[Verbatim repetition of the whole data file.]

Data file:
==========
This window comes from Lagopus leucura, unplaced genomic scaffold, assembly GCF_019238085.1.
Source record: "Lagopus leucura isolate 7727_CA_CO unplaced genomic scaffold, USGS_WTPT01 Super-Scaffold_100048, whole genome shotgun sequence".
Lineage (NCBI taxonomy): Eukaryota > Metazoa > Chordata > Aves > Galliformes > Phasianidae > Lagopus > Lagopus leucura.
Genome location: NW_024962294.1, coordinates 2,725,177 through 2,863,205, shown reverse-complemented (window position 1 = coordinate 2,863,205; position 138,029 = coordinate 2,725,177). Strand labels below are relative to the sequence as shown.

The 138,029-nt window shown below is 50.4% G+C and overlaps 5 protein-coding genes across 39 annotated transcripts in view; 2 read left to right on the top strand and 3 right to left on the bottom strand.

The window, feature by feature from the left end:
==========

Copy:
This window comes from Lagopus leucura, unplaced genomic scaffold, assembly GCF_019238085.1.
Source record: "Lagopus leucura isolate 7727_CA_CO unplaced genomic scaffold, USGS_WTPT01 Super-Scaffold_100048, whole genome shotgun sequence".
Lineage (NCBI taxonomy): Eukaryota > Metazoa > Chordata > Aves > Galliformes > Phasianidae > Lagopus > Lagopus leucura.
Genome location: NW_024962294.1, coordinates 2,725,177 through 2,863,205, shown reverse-complemented (window position 1 = coordinate 2,863,205; position 138,029 = coordinate 2,725,177). Strand labels below are relative to the sequence as shown.

The 138,029-nt window shown below is 50.4% G+C and overlaps 5 protein-coding genes across 39 annotated transcripts in view; 2 read left to right on the top strand and 3 right to left on the bottom strand.

The window, feature by feature from the left end: